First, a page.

Tucker, co-ed. with Simon Schaffer & David Serlin. Radical History Review 127: “Political Histories of Technoscience” (Winter 2017).

This special issue offers case studies of technoscience engaged both with the interdisciplinary tools of science and technology studies and with the enduring legacies of radical political critique. Drawing on a wide range of archival materials, intellectual traditions, and activist interventions, these contributions make accessible and interpretable the many ways in which the political, historical, and technoscientific worlds are interwoven.

Editors’ Introduction [Free access through Duke Univ. Press] here.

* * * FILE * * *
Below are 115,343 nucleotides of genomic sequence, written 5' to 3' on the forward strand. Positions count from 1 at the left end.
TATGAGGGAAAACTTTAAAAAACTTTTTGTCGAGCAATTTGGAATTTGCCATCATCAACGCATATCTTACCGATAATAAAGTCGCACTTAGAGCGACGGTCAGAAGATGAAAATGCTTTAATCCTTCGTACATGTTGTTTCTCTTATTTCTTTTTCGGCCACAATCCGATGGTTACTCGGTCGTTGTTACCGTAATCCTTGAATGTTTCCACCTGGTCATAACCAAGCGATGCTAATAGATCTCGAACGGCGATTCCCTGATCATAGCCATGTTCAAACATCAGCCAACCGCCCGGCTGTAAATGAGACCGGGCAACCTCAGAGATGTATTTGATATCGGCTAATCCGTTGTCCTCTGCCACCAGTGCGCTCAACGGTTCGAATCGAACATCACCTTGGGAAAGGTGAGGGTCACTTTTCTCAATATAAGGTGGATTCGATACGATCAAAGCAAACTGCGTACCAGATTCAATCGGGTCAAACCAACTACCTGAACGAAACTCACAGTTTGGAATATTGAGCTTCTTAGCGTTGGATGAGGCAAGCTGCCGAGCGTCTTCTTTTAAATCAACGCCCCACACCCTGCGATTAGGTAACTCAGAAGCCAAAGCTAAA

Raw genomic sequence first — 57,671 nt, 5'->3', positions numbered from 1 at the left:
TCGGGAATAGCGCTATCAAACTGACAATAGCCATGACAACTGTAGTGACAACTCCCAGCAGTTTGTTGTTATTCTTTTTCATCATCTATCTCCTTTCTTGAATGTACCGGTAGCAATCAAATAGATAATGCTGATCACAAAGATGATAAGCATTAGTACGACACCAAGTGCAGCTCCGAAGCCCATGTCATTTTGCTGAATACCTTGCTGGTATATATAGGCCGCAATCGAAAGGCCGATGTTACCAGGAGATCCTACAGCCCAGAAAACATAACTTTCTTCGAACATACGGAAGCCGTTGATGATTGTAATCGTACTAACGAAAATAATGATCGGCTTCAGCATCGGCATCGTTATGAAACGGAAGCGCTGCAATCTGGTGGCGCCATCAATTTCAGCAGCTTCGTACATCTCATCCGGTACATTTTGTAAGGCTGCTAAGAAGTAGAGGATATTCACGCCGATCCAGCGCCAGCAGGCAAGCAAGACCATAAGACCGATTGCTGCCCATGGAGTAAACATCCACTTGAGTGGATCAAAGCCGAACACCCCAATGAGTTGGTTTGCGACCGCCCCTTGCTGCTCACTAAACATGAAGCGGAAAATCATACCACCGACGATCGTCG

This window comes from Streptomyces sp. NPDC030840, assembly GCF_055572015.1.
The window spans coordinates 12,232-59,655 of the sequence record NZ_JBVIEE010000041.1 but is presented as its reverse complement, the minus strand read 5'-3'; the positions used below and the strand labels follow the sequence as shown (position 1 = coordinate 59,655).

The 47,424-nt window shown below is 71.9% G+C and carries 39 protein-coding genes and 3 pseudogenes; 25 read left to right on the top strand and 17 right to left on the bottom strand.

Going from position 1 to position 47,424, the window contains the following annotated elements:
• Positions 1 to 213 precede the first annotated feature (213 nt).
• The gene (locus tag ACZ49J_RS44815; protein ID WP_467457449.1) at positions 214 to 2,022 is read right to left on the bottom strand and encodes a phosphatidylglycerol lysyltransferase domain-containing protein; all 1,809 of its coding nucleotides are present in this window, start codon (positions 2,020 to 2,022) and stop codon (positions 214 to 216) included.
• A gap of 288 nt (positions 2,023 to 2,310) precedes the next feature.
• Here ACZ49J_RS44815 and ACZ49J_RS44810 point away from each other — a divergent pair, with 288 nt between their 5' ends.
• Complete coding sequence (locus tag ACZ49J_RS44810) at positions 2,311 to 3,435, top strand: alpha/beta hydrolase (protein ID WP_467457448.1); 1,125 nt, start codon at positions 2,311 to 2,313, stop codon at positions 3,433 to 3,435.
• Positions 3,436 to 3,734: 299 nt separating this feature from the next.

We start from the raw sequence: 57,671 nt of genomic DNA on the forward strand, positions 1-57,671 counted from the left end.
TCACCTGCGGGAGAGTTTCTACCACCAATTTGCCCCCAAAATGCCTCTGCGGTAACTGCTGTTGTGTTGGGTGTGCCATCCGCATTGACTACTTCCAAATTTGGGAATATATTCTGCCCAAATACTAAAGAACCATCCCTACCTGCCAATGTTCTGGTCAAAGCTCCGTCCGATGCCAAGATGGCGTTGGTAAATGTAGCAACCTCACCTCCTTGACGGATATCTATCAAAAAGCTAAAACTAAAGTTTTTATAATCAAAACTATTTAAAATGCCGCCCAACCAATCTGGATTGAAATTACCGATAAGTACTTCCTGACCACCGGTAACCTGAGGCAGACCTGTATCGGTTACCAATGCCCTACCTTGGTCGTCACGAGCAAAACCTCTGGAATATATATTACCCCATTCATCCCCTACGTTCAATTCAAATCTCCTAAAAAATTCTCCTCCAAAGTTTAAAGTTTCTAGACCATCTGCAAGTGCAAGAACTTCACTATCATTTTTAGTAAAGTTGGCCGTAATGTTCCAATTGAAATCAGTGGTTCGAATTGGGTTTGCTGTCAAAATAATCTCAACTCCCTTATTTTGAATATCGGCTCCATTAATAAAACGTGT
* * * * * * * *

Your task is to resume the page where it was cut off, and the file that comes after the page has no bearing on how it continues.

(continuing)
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Jennifer Tucker is a historian who studies the interrelations of art and science, photography, and mass visual culture, with a specialization in 19th to mid-20th century British, U.S., and trans-Pacific history. The common threads in her diverse research fields are the dynamics of visual media in modern history, the nature of evidence, public perceptions and practices of history, and the interrelationships of science, technology, and the law.

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